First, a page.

A: Although it seems a bit early in the year, you could go ahead and begin your houseplant tending season.
I’m one of the happiest people in the Northern Hemisphere on Dec. 21 since that means the earth starts its annual re-tilt back to the light and if you’ve noticed it is starting to get lighter earlier in the day and twilight sticks around a bit longer in the afternoon. So as the daylight lengthens, yes, you can get your houseplants ready for the coming growing season.
If your houseplants were put into exile to make room for holiday decorating it’s time to at least bring them back out into population. Set them where they were before, all the while taking stock of the plants themselves. Has it been two or more years since any of them have been re-potted? Do you notice any dust accumulations on the leaf surfaces? See anything that looks like webs? If you answer yes to any of these questions, then for sure it’s time to tend your plants.
First things first. It isn’t always best to re-pot into a larger pot. Most houseplants prefer living in the pot they are in. They usually just need fresh soil to offer the water holding capability and nutrients they need in order to thrive. Now that’s not to say you should never re-pot into a larger pot. Just don’t go from let’s say an 8-inch pot to a mammoth 14-inch pot. Too much extra space in the pot and the plant will get lost. It’ll focus on filling the pot with roots while neglecting the above ground growth. So rule of thumb is advance pot size by no more than 2 inches at a time. Then soil. The fresher the soil the better. Potting soil that has lived stacked up or stored at the retailer for a while could harbor pests and molds that you don’t want to incorporate into your world. Search out the freshest soil you can. Then remember to choose the proper soil. Potting soil comes in so many variations nowadays that it can sometimes be daunting getting just what you need. Also do not use “garden soil” for re-potting houseplants. As the name suggests, it’s created to use outdoors in the garden. Trust me, it’s not made for pots. You’d burn your plants to a crisp by using garden soil in a pot. You want “potting” soil.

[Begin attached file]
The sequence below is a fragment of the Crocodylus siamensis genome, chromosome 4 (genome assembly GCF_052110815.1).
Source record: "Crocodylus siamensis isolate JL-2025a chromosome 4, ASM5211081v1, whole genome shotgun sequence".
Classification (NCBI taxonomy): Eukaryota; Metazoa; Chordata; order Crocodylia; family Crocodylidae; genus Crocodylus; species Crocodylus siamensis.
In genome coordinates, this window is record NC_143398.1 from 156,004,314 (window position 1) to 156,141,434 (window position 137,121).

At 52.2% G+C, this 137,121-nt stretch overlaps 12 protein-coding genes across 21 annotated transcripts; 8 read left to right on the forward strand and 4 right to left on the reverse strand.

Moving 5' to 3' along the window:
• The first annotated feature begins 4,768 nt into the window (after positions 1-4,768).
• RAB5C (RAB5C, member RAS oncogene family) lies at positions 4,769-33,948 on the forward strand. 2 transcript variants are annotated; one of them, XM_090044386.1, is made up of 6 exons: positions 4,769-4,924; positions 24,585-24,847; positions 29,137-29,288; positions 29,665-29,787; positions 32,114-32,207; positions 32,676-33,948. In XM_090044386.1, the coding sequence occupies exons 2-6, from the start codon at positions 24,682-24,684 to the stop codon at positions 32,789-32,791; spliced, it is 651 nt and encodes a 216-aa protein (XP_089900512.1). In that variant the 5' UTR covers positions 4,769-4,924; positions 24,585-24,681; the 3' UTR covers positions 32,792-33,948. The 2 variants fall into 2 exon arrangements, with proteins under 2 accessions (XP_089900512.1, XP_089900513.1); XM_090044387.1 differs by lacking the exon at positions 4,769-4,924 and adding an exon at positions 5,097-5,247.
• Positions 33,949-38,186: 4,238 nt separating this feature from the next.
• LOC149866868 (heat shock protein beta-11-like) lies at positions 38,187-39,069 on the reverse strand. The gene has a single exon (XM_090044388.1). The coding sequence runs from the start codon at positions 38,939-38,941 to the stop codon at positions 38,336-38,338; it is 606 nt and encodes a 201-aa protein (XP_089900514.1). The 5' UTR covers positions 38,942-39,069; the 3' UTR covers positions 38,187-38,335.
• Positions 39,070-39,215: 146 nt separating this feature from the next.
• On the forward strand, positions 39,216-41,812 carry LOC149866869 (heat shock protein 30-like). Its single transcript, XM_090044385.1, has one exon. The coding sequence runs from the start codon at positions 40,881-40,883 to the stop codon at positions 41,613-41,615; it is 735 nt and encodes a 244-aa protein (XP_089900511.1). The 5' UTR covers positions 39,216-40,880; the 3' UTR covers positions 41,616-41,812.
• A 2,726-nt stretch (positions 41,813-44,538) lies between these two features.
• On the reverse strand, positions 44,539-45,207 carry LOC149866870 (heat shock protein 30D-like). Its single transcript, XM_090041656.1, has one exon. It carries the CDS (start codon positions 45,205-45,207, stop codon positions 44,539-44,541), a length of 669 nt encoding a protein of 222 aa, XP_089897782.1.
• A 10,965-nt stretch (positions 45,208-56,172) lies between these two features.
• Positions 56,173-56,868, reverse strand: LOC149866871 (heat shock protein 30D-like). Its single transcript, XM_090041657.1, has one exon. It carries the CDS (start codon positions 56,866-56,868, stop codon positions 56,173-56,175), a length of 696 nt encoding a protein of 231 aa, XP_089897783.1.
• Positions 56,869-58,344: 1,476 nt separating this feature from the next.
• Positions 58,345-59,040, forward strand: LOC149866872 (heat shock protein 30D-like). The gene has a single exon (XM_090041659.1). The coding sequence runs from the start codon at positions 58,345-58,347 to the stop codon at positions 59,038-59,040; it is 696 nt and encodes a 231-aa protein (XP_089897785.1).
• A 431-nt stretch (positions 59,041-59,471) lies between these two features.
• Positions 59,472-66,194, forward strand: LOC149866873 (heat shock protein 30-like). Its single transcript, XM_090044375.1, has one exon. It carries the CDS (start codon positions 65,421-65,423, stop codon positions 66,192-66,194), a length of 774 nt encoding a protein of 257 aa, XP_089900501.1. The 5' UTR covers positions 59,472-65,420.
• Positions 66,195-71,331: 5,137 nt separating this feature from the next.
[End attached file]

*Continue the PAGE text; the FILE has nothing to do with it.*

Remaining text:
Next, get the plants ready. Un-pot them and gently remove as much of the exhausted soil as possible from the root mass. When doing this snip away and yucky, squishy or broken root cleanly off the plant. Since most of the soil is off, you can get the plant to a sink and give it a through washing. By bathing the plants, you remove accumulated dust, and, if they exist, any pests that are clogging up the plants pores. There are very few things prettier than a freshly washed re-potted houseplant. They seem to sing with excitement being all fresh. Don’t forget to wash the pots and any shards kept in the bottom of the pot while you’re at it. Use warm, soapy water, being sure to rinse them well before you re-pot.
OK, you’ve got clean pots, fresh soil, clean and tidied plants – so plant. Rearrange the shards to keep the soil in the pot. Set a layer of soil on top of them to cement them in place. Then set your plant. Spread the roots out a bit or create a cone of soil to sit the plant on and then continue to refill with the soil. Be sure to tamp the soil down firmly around and amongst the roots while refilling the pots. Be sure to keep the plant set at the same level it was living in, too. Planted deeper is usually not a good thing. Once you’ve gotten everyone re-potted, set the pot in the sink or on a larger saucer and slowly water to allow all the soil become wet. I like the sink so there isn’t any chance of overfill while the soil is soaking up and settling in the pot. If the soil settles a lot be ready to add more soil so the roots are kept sufficiently buried and the plant is more stable. After an hour or two of soaking, set the houseplant back on its saucer where it lived and be ready to enjoy another year of healthy, well-tended houseplants that grace your surroundings. It is sometimes a lot of work re-potting properly but well worth it in the long run. Happy Digging In!
Need tips on growing your garden? Tracey Fitzgibbon is a certified nurseryman. Send your garden-related questions to Digging In, Rio West, P.O. Drawer J, Albuquerque, NM 87103.